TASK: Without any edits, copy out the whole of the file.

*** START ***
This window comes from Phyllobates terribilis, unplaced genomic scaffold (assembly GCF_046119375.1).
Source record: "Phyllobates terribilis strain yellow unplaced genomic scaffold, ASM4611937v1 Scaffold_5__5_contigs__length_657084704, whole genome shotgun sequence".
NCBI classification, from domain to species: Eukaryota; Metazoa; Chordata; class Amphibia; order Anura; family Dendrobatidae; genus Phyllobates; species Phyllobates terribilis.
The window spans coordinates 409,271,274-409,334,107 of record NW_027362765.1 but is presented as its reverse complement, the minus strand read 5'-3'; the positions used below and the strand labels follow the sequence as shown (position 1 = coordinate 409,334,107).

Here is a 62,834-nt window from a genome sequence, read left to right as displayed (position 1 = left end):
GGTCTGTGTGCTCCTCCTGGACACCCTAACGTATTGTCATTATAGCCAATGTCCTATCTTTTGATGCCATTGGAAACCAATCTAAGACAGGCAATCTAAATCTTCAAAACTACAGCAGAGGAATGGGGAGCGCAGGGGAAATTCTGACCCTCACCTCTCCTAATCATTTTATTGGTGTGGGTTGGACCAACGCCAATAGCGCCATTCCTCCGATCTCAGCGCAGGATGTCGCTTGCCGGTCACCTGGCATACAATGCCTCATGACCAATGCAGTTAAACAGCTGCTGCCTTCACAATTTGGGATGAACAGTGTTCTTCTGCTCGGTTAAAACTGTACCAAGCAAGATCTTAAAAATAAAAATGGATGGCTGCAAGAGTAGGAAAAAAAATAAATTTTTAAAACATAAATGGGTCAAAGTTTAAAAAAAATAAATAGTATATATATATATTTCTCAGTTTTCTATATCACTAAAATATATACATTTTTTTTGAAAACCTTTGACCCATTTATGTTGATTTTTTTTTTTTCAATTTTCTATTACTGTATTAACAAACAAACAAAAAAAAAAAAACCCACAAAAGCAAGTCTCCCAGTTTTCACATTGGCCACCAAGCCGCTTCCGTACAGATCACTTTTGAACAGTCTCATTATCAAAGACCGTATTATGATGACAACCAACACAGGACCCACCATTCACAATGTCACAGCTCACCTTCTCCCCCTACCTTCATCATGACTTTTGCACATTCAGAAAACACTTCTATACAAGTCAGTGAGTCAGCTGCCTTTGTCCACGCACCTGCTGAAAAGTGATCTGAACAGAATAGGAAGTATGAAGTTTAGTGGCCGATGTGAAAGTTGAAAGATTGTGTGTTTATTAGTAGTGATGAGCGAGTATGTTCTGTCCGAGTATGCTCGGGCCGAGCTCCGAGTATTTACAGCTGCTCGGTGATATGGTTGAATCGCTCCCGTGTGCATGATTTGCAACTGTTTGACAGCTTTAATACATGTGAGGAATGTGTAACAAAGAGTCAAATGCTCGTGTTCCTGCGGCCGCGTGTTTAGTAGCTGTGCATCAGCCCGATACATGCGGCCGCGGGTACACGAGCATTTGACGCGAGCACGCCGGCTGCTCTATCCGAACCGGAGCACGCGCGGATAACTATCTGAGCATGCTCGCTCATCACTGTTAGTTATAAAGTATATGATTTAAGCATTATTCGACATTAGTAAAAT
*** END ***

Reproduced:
This window comes from Phyllobates terribilis, unplaced genomic scaffold (assembly GCF_046119375.1).
Source record: "Phyllobates terribilis strain yellow unplaced genomic scaffold, ASM4611937v1 Scaffold_5__5_contigs__length_657084704, whole genome shotgun sequence".
NCBI classification, from domain to species: Eukaryota; Metazoa; Chordata; class Amphibia; order Anura; family Dendrobatidae; genus Phyllobates; species Phyllobates terribilis.
The window spans coordinates 409,271,274-409,334,107 of record NW_027362765.1 but is presented as its reverse complement, the minus strand read 5'-3'; the positions used below and the strand labels follow the sequence as shown (position 1 = coordinate 409,334,107).

Here is a 62,834-nt window from a genome sequence, read left to right as displayed (position 1 = left end):
GGTCTGTGTGCTCCTCCTGGACACCCTAACGTATTGTCATTATAGCCAATGTCCTATCTTTTGATGCCATTGGAAACCAATCTAAGACAGGCAATCTAAATCTTCAAAACTACAGCAGAGGAATGGGGAGCGCAGGGGAAATTCTGACCCTCACCTCTCCTAATCATTTTATTGGTGTGGGTTGGACCAACGCCAATAGCGCCATTCCTCCGATCTCAGCGCAGGATGTCGCTTGCCGGTCACCTGGCATACAATGCCTCATGACCAATGCAGTTAAACAGCTGCTGCCTTCACAATTTGGGATGAACAGTGTTCTTCTGCTCGGTTAAAACTGTACCAAGCAAGATCTTAAAAATAAAAATGGATGGCTGCAAGAGTAGGAAAAAAAATAAATTTTTAAAACATAAATGGGTCAAAGTTTAAAAAAAATAAATAGTATATATATATATTTCTCAGTTTTCTATATCACTAAAATATATACATTTTTTTTGAAAACCTTTGACCCATTTATGTTGATTTTTTTTTTTTCAATTTTCTATTACTGTATTAACAAACAAACAAAAAAAAAAAAACCCACAAAAGCAAGTCTCCCAGTTTTCACATTGGCCACCAAGCCGCTTCCGTACAGATCACTTTTGAACAGTCTCATTATCAAAGACCGTATTATGATGACAACCAACACAGGACCCACCATTCACAATGTCACAGCTCACCTTCTCCCCCTACCTTCATCATGACTTTTGCACATTCAGAAAACACTTCTATACAAGTCAGTGAGTCAGCTGCCTTTGTCCACGCACCTGCTGAAAAGTGATCTGAACAGAATAGGAAGTATGAAGTTTAGTGGCCGATGTGAAAGTTGAAAGATTGTGTGTTTATTAGTAGTGATGAGCGAGTATGTTCTGTCCGAGTATGCTCGGGCCGAGCTCCGAGTATTTACAGCTGCTCGGTGATATGGTTGAATCGCTCCCGTGTGCATGATTTGCAACTGTTTGACAGCTTTAATACATGTGAGGAATGTGTAACAAAGAGTCAAATGCTCGTGTTCCTGCGGCCGCGTGTTTAGTAGCTGTGCATCAGCCCGATACATGCGGCCGCGGGTACACGAGCATTTGACGCGAGCACGCCGGCTGCTCTATCCGAACCGGAGCACGCGCGGATAACTATCTGAGCATGCTCGCTCATCACTGTTAGTTATAAAGTATATGATTTAAGCATTATTCGACATTAGTAAAAT